Adjusting to New Clubs

By Adam BarrJanuary 19, 2008, 5:00 pm
2008 PGA Merchandise ShowMy feet dont hurt. Its my fingers.
Actually, theyre fine. Just worked hard. At this years PGA Merchandise Show in Orlando, whose vastness usually provides a workout for the feet, I muscled up my thumb and forefinger putting together a vast array of clubs with interchangeable shafts.
Theyre the vanguard of the latest wave of golf innovation, loosed on the industrys shores by a new rule allowing clubs to be adjustable for more than just weight.
Most of these new clubs were drivers, and many overlapped in some way with fitting systems. That makes sense.
The idea of the relaxed rule on adjustability, says Dick Rugge, senior technical director for the U.S. Golf Association, is to bring recreational players closer to the experience of tour players, who can visit the tour van any time they want to make an adjustment to get the gear to fit their game better. (The USGA, with its rulemaking partner the Royal & Ancient Golf Club of St. Andrews, made the new rule, which went into effect Jan. 1, 2008.)
This New Years gift to the industry came along quickly, making a lot of manufacturers scramble to accelerate under-development concepts through the pipeline. Those products were on display at the PGA Show. Consumers should see them by early spring.
Approaches to the new opportunities are as diverse as the industrys participants.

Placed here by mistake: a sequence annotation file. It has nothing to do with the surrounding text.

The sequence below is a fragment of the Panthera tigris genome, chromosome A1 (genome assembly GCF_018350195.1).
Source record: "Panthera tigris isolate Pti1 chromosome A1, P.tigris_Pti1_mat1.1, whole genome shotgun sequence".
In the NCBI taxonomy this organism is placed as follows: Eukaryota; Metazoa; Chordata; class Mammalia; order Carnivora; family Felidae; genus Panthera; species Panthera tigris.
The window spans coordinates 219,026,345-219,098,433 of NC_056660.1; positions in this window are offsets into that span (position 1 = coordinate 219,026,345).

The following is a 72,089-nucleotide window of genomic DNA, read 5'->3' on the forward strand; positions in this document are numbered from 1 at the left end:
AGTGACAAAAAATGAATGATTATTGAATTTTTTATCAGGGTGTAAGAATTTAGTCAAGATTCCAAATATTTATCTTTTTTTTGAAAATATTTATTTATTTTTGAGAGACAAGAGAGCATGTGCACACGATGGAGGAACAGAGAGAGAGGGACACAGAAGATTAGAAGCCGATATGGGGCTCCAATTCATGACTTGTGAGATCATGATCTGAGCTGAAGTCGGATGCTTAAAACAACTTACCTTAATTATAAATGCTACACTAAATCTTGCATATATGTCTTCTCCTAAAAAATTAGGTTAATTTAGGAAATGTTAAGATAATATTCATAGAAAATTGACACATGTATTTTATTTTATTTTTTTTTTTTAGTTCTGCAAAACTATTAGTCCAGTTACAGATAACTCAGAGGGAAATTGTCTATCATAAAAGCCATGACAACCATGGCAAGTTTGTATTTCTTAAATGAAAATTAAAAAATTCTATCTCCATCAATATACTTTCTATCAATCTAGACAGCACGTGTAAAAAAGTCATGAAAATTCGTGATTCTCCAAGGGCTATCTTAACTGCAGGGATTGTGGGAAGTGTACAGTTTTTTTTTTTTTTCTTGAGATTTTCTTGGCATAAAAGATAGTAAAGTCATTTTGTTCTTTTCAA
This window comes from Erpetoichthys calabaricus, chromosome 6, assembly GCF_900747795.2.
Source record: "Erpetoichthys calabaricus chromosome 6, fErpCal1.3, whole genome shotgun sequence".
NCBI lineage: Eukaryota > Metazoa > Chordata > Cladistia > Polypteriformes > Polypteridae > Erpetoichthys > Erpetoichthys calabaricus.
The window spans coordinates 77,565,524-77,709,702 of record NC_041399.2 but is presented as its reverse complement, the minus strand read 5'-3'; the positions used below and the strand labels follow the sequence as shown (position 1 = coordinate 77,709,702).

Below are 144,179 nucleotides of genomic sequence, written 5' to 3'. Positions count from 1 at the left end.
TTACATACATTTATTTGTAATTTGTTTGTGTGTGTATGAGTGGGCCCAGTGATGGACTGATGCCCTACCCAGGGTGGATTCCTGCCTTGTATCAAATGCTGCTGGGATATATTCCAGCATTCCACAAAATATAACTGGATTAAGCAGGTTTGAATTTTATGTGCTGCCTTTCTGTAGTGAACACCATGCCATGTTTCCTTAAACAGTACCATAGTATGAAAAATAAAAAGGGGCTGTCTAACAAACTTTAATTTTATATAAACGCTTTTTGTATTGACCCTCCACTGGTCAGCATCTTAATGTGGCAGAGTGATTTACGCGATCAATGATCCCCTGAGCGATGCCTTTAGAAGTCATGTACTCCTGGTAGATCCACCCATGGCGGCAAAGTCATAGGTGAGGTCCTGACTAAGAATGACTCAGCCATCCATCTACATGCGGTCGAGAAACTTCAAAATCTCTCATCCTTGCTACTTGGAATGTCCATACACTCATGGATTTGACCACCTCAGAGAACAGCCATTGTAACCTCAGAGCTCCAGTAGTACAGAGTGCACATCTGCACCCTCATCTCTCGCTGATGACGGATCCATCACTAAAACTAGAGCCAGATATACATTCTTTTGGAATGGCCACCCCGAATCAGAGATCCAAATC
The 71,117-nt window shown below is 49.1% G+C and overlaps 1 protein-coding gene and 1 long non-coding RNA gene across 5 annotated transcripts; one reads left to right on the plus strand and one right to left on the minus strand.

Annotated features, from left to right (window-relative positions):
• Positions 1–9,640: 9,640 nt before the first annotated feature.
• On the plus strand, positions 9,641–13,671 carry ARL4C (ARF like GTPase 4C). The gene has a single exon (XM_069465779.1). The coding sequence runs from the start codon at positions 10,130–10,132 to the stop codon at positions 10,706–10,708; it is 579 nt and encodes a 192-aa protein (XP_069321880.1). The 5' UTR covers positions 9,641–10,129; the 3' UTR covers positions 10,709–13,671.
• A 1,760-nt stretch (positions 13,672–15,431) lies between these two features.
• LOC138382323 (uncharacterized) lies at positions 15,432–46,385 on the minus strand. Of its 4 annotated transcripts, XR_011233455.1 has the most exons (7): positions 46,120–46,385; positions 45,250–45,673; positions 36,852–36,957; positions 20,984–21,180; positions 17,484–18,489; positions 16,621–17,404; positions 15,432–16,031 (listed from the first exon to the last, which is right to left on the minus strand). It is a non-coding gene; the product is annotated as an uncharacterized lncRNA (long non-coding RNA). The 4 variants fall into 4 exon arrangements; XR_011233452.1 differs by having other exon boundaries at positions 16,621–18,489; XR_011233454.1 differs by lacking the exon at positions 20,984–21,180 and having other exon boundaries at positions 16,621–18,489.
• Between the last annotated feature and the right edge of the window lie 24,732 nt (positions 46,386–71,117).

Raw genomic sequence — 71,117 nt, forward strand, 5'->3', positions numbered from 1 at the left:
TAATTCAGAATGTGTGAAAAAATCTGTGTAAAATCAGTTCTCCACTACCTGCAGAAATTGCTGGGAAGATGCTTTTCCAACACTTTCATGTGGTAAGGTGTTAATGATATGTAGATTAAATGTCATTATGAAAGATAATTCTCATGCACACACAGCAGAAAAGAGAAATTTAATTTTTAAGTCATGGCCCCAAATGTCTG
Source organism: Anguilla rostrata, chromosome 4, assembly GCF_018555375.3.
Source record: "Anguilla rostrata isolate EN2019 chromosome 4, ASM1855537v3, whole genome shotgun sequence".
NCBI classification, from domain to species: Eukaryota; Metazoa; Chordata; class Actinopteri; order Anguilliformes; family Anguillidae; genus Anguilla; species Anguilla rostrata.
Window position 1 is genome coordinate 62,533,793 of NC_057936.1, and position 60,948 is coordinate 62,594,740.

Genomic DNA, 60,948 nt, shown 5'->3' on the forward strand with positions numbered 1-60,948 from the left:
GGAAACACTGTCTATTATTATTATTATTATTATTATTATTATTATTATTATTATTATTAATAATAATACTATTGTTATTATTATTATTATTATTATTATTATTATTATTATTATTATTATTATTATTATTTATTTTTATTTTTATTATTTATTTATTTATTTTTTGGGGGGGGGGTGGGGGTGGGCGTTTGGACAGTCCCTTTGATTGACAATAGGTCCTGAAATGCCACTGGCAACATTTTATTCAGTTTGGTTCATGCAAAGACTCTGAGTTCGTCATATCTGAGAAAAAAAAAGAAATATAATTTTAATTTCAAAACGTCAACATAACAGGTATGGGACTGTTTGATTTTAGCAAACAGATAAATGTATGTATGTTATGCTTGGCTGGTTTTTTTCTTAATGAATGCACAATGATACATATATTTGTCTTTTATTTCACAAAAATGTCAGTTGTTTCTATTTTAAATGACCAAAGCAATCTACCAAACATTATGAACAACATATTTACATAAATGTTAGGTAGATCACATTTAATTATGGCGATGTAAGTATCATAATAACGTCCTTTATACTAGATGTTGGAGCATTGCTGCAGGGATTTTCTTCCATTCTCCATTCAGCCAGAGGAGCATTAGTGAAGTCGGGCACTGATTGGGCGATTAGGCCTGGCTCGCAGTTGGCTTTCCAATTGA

Callaway Golfs I-MIX system arises from its OptiFit driver fitting system, which already has a foothold in the custom fitting business. I-MIX customers will be able to buy a driver head ' say, a square FT-i or more traditional FT-5 ' in the loft they want, then buy single shafts whose tips are fitted with special attachment hardware. Pop the shaft into the head receptacle, finger-tighten the O-ring, and use the special torque wrench to secure the system. The wrench can only fit onto the hosel one way, and it clicks when youre done. Theres also an indicator window on the wrench that shows a red dot when youre finished, just to be safe. Voila; a playable club.
Other companies go the bottom-of-the-shaft route.
Nickents Evolver system, which will at first be available with its popular 4DX driver head, uses a screw that drops into the receptacle on the sole of the club, near the heel, to meet up with a threaded fitting on the shaft you have inserted through the top. The wrench gives a solid click when youve done the job right.
TaylorMade will have the r7 CGB Max Limited, which uses a titanium screw much the same way.
Other companies are, for now, confining their interchangeability story to fitting. Pings fitting system uses interchangeable heads (and not just in woods), but the company hasnt announced any interchangeable play clubs yet. (Thats not to say that such plans arent on the drawing board.)